Everyone knows ducklings are adorable, but it turns out they’re also surprisingly smart. While many animals, including humans, are pretty helpless when they’re first born, ducklings spring into action quickly, learning to recognize and follow their mother (or a maternal substitute) in the first moments of their lives. In a recent study published in the journal Science, researchers discovered that newborn ducklings may also be capable of learning abstract relational concepts—specifically, the concepts of “sameness” and “difference.”

The Guardian reports that researchers at the University of Oxford wanted to determine whether ducklings were capable of abstract thought, so they presented groups of newborn hatchlings with objects that were either the same shape (for instance, two pyramids) or different (for instance, a pyramid and a sphere). The ducklings imprinted on the shapes and began to follow them around their pen, as researchers pulled the shapes on a string.

Later, the ducklings were presented with different sets of shape pairs: One featured the same shapes (say, two cubes), and the other different shapes (a cube and a cylinder). Researchers found that the majority of ducklings followed shapes that matched their original pairing concept (either sameness or difference). For instance, if the ducklings initially imprinted on two shapes that were the same, they were more likely to follow new shapes that were identical to each other.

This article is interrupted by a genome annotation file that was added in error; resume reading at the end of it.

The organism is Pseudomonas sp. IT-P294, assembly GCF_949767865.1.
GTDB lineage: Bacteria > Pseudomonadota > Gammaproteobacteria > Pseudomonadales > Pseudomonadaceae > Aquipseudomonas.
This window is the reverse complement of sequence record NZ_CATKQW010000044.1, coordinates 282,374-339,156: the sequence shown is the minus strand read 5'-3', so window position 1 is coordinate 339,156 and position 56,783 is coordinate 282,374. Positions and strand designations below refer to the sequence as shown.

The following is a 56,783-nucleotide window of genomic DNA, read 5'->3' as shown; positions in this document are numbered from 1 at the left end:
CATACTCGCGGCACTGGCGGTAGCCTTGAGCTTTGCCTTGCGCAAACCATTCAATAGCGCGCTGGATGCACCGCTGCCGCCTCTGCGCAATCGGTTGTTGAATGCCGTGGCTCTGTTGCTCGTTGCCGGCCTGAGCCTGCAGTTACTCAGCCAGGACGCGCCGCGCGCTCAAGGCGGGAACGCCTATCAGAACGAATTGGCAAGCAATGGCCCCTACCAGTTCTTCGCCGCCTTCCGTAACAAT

In a second test, researchers exposed ducklings to shapes that were either the same or different colors. Later, they presented the ducklings with new color sets. Once again, they observed that ducklings were more likely to follow color sets that matched their original color relationships. For instance, if a duckling was exposed to red and blue shapes shortly after birth, it was more likely to follow two other differently colored shapes than two shapes of the same color.

Researchers believe their experiment shows that ducklings may be capable of certain forms of abstract thought. They also believe that the ducklings’ ability to distinguish between the concepts of “sameness” and “difference” may help them better follow their mother after birth. “They need a table of rules or concepts that lets them identify something that doesn’t look exactly like it did last time they saw it—as with mother duck walking halfway behind a tree,” researcher Antone Martinho III told The Guardian. “She doesn’t physically look the same way that she did last time [the duckling] saw her, but because [the duckling] has an abstract understanding of what defines [its] mother duck, it is able to say, ‘That’s her.’” 

The study seems to provide more evidence that being bird brained isn't a bad thing. As the researchers write: "Thus, even in a seemingly rigid and very rapid form of learning such as filial imprinting, the brain operates with abstract conceptual reasoning, a faculty often assumed to be reserved to highly intelligent organisms."

[h/t The Guardian]